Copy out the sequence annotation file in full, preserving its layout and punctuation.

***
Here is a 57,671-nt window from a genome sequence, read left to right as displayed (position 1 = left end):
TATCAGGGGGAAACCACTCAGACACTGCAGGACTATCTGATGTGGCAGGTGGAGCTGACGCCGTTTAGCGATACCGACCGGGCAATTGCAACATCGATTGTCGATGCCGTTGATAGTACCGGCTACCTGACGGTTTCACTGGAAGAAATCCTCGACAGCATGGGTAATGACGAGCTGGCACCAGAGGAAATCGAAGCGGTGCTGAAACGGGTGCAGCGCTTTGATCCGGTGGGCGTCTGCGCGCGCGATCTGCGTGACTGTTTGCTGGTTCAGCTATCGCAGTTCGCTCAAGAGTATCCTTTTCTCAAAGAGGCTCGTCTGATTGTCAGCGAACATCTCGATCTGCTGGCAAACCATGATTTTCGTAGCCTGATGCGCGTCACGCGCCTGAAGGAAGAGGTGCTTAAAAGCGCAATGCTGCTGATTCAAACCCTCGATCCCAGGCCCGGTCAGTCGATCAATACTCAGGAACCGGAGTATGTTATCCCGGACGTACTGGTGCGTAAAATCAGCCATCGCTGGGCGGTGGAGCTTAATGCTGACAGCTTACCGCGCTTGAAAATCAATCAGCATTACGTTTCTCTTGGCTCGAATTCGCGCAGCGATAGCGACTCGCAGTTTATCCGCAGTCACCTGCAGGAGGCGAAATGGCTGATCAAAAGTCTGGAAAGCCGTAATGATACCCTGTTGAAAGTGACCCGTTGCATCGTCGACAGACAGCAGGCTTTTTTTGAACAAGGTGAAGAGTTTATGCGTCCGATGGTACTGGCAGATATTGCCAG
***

Here is a 57,671-nt window from a genome sequence, read left to right as displayed (position 1 = left end):
TATCAGGGGGAAACCACTCAGACACTGCAGGACTATCTGATGTGGCAGGTGGAGCTGACGCCGTTTAGCGATACCGACCGGGCAATTGCAACATCGATTGTCGATGCCGTTGATAGTACCGGCTACCTGACGGTTTCACTGGAAGAAATCCTCGACAGCATGGGTAATGACGAGCTGGCACCAGAGGAAATCGAAGCGGTGCTGAAACGGGTGCAGCGCTTTGATCCGGTGGGCGTCTGCGCGCGCGATCTGCGTGACTGTTTGCTGGTTCAGCTATCGCAGTTCGCTCAAGAGTATCCTTTTCTCAAAGAGGCTCGTCTGATTGTCAGCGAACATCTCGATCTGCTGGCAAACCATGATTTTCGTAGCCTGATGCGCGTCACGCGCCTGAAGGAAGAGGTGCTTAAAAGCGCAATGCTGCTGATTCAAACCCTCGATCCCAGGCCCGGTCAGTCGATCAATACTCAGGAACCGGAGTATGTTATCCCGGACGTACTGGTGCGTAAAATCAGCCATCGCTGGGCGGTGGAGCTTAATGCTGACAGCTTACCGCGCTTGAAAATCAATCAGCATTACGTTTCTCTTGGCTCGAATTCGCGCAGCGATAGCGACTCGCAGTTTATCCGCAGTCACCTGCAGGAGGCGAAATGGCTGATCAAAAGTCTGGAAAGCCGTAATGATACCCTGTTGAAAGTGACCCGTTGCATCGTCGACAGACAGCAGGCTTTTTTTGAACAAGGTGAAGAGTTTATGCGTCCGATGGTACTGGCAGATATTGCCAG